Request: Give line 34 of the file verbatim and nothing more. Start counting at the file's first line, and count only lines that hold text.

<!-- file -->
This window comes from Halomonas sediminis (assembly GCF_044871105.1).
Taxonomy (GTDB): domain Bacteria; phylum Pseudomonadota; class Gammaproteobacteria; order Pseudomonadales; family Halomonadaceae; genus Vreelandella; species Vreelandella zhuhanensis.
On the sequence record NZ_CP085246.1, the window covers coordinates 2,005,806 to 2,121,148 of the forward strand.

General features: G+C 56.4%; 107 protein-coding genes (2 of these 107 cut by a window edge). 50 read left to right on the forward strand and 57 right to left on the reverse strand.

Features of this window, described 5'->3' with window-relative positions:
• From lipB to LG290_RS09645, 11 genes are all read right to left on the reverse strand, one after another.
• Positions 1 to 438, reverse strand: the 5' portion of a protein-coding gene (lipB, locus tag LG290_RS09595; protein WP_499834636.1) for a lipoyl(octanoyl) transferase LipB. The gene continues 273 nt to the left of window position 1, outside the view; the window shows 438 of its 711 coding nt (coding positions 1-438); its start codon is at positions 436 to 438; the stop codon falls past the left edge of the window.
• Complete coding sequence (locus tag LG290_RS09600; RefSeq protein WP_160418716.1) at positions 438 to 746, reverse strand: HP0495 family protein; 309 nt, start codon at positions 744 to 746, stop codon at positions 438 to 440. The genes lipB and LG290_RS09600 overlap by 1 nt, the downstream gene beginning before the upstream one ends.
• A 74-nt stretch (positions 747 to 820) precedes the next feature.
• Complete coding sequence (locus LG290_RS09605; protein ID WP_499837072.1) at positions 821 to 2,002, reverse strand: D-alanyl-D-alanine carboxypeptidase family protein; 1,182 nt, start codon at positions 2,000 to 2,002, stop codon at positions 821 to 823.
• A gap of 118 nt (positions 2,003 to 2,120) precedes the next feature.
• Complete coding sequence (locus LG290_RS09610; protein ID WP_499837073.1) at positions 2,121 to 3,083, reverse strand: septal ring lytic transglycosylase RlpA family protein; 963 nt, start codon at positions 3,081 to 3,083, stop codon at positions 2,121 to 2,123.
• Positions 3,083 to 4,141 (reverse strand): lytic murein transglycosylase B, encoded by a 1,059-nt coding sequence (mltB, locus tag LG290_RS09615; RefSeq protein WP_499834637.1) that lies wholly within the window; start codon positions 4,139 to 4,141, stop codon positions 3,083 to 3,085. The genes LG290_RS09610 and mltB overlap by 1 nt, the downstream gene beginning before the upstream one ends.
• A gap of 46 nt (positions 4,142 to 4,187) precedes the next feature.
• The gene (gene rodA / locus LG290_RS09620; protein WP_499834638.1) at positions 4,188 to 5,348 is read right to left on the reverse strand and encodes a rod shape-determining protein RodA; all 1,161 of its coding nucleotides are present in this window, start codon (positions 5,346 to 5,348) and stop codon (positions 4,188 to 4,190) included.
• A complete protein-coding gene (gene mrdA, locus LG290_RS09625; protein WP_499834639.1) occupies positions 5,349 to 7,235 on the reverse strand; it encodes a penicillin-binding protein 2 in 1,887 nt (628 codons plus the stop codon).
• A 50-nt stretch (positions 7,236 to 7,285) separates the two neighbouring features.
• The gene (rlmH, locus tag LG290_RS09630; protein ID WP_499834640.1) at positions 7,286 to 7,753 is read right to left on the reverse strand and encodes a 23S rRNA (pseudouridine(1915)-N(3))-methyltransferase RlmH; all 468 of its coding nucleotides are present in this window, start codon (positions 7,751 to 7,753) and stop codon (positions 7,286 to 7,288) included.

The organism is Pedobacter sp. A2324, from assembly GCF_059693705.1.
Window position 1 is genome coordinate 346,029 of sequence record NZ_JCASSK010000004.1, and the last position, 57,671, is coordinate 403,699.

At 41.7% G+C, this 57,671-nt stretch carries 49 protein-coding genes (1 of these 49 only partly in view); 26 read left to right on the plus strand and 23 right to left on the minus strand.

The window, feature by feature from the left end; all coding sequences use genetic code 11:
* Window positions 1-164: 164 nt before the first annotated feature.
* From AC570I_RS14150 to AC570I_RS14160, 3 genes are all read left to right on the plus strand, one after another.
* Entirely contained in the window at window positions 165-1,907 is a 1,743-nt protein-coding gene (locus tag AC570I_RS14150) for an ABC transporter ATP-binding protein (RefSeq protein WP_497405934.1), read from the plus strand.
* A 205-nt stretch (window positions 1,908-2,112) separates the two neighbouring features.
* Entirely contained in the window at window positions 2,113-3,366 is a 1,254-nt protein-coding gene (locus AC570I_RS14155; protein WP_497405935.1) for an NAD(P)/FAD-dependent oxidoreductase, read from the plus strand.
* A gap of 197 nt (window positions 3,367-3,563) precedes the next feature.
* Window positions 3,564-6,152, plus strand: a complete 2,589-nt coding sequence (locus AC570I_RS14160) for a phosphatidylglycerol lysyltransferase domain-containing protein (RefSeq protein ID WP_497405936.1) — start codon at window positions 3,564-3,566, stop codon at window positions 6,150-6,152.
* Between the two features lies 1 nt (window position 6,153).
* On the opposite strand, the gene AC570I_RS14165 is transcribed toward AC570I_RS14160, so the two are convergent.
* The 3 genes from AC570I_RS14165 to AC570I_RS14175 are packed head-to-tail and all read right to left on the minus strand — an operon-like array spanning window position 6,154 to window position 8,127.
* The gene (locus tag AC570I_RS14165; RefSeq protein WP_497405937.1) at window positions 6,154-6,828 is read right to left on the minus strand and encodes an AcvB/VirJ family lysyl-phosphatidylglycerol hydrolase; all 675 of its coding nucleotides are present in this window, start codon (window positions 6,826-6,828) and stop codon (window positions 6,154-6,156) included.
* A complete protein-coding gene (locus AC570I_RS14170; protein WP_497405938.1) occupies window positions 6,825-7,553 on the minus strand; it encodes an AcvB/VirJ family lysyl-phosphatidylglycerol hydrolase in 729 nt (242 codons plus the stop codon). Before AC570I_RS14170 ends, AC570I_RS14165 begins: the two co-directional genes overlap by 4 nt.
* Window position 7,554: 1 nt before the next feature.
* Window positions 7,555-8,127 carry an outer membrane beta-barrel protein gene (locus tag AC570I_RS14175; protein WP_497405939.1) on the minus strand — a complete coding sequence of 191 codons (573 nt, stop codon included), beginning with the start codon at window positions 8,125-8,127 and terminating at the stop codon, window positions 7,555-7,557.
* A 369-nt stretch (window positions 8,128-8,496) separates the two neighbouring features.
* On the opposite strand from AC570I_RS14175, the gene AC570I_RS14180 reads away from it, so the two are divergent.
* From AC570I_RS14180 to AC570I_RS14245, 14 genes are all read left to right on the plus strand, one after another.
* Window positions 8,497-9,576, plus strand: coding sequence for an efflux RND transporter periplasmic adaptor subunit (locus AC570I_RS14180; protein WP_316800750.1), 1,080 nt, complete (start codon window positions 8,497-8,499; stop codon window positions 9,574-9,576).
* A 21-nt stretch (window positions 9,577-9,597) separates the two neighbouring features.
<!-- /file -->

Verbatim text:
* A complete protein-coding gene (locus AC570I_RS14170; protein WP_497405938.1) occupies window positions 6,825-7,553 on the minus strand; it encodes an AcvB/VirJ family lysyl-phosphatidylglycerol hydrolase in 729 nt (242 codons plus the stop codon). Before AC570I_RS14170 ends, AC570I_RS14165 begins: the two co-directional genes overlap by 4 nt.